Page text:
Ethernet cables are wired in a very specific way. The best solution is to buy you 12m Ethernet cable and a cheap switch. You can try to use telephone cable but: 1) This only has 4 wires. 1mbit and 100mbit Ethernet use 4 wires. Gigabit Ethernet uses 8 wires. So Gbit speeds are not possible. 2) You will need to make your own plugs (not to hard if you have the right tools. If you do not have them then you will need to borrow them or buy them. And the tool is more expensive that 12m Ethernet bought in a shop. 3) Phone cable is likely of a lower quality. You might get more errors. It probably is good enough if you force your network card down to 10Mbit and do not use to long cables.

  • @AlexTsakiridis If this answer helped you, you should click accept. – Burgi Feb 8 '17 at 9:16
1

Simple answer is you shouldn't. While there was once networking done over phone lines, and there's a 'category' of cables that supported it - cat 3 or VG, its unlikely to work well. PURPOSE MADE OEM cables barely hit basic ethernet speeds. Your jerryrigged cables, may not.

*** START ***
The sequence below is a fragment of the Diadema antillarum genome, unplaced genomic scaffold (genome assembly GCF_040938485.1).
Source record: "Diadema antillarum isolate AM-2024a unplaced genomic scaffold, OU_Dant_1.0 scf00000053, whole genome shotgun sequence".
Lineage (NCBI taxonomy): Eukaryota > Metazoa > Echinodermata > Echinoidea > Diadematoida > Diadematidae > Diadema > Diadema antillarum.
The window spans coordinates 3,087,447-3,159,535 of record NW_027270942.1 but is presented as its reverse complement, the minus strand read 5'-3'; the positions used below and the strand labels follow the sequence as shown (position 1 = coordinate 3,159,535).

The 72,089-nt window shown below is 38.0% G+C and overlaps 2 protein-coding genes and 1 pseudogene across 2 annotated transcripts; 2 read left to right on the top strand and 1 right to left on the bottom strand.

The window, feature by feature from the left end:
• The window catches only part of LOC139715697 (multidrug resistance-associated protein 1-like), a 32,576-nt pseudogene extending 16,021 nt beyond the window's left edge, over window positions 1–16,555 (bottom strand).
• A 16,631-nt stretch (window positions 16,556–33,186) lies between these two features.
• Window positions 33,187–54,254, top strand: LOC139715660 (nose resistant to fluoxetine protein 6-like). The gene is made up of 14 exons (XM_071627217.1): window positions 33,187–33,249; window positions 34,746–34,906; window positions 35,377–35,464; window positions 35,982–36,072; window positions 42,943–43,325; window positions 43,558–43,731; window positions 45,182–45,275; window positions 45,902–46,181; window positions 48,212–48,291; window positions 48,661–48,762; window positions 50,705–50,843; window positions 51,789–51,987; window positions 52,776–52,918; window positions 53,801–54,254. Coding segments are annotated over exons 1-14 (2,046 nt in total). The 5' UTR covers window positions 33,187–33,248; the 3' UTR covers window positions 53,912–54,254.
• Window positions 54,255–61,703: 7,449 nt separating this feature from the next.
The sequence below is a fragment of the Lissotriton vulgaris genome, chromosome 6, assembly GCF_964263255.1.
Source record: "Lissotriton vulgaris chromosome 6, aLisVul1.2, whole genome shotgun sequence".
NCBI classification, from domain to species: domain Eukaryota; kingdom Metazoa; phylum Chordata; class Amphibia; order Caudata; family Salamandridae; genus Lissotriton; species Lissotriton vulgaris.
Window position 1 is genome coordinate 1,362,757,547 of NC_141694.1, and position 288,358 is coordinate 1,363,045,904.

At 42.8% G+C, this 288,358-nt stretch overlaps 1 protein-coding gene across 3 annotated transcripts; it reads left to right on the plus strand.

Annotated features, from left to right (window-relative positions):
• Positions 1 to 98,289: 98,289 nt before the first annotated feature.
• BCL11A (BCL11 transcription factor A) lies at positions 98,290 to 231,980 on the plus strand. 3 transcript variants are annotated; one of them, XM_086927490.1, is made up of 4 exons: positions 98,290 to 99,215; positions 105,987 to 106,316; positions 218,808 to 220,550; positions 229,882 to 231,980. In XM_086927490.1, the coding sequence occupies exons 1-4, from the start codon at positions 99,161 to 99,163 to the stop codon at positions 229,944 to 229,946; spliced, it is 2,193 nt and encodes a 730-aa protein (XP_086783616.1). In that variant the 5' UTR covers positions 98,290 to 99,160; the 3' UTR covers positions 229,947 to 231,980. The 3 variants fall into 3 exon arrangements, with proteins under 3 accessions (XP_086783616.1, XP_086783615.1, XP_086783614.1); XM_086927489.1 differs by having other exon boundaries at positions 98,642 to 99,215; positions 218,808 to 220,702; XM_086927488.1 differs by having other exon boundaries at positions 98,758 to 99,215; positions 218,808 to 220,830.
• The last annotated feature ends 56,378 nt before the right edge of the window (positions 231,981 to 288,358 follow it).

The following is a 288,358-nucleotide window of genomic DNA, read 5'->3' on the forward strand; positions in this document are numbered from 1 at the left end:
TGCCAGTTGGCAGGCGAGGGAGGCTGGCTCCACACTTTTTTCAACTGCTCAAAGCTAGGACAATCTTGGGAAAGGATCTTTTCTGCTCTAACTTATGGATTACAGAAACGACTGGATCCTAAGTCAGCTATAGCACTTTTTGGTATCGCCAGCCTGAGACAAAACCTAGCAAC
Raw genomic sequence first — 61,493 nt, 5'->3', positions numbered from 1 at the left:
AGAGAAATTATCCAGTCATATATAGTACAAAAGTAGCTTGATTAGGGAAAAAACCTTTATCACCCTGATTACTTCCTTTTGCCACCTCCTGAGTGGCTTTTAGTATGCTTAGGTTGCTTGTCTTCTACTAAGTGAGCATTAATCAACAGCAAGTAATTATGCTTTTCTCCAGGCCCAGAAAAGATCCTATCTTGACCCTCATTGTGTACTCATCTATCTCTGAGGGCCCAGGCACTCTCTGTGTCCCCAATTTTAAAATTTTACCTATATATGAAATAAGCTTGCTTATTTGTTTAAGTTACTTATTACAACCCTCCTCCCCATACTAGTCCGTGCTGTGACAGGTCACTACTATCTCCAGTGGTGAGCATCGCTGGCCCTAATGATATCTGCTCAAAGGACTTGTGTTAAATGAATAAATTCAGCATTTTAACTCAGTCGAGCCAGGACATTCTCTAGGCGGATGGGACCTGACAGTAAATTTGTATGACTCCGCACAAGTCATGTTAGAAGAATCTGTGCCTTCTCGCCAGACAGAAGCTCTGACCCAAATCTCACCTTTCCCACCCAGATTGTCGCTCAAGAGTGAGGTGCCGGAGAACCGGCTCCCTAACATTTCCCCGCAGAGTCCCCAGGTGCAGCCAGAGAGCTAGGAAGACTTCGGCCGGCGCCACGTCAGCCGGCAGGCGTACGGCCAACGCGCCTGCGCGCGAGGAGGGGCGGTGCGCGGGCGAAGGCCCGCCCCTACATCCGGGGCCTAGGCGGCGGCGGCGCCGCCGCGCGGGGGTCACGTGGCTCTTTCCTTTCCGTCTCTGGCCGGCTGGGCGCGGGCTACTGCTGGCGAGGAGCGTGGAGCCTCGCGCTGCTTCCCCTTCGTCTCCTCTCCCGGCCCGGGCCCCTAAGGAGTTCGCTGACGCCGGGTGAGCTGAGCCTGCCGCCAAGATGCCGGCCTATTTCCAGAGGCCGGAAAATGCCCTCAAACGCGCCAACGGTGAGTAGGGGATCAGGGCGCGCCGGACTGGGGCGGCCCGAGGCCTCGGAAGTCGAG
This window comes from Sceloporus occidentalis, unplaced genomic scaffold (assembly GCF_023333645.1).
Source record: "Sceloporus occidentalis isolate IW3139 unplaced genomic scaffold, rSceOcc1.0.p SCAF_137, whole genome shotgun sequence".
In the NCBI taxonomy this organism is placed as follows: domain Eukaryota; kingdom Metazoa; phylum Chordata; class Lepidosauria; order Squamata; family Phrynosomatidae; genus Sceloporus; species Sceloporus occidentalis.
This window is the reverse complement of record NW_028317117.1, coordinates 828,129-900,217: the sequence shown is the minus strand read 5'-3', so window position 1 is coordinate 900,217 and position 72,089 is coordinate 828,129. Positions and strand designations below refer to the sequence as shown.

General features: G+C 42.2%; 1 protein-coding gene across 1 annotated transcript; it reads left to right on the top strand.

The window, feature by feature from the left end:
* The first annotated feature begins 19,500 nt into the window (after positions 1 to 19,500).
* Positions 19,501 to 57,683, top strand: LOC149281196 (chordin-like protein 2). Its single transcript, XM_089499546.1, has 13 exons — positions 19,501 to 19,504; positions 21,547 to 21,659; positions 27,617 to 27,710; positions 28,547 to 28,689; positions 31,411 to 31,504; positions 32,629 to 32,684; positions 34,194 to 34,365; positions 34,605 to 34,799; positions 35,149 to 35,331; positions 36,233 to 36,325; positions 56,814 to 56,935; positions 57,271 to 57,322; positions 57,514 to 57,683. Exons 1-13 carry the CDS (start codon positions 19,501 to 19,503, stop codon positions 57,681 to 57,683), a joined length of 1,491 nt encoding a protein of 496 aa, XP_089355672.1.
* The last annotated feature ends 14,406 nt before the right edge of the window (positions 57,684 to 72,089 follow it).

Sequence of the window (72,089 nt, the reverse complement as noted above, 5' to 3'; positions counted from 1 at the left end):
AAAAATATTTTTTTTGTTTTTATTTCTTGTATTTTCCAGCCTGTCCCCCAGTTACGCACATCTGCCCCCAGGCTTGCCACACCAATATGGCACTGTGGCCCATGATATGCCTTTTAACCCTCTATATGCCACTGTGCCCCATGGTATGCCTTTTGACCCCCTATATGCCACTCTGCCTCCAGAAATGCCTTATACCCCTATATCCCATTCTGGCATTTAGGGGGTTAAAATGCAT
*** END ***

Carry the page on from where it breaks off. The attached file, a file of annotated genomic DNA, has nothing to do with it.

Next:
Even where cables are specifically designed for data - 4 stranded cable does not work well. If you had a crimper and the necessary connectorsand the existing cable was of an appropriate gauge you could probably attempt it, but its likely to be somewhat fragile. Phone cables are a lot thinner than a ethernet cable for one thing, so you're likely to see a lot of breakage potential.

If you wanted to proceed with this madness...

You'd wire pins 1 and 2 with one pair, 3 and 6 for the other. Unless it was a crossover cable you needed. It'll run at 10mbps at best (and probably be worse, since you don't know the quality of the cable.

And most professionals wouldn't do their own cabling for a short run like that, or even custom crimp cables - they'd buy a good, well made cable and lay it themselves.

What you're trying to do is a sure path to frustration. Especially taking into account the tools and time needed, its probably not worth it.

  • Sorry. My bad, I posted to answers. I am definitely buying ethernet cable and switch. That's a given. – Alex Tsakiridis Jan 28 '17 at 17:03
  • You could/should consider upvoting helpful answers, and selecting the best answer as the correct one. – Journeyman Geek Jan 28 '17 at 22:52

Your Answer

By clicking "Post Your Answer", you agree to our terms of service, privacy policy and cookie policy

Not the answer you're looking for? Browse other questions tagged or ask your own question.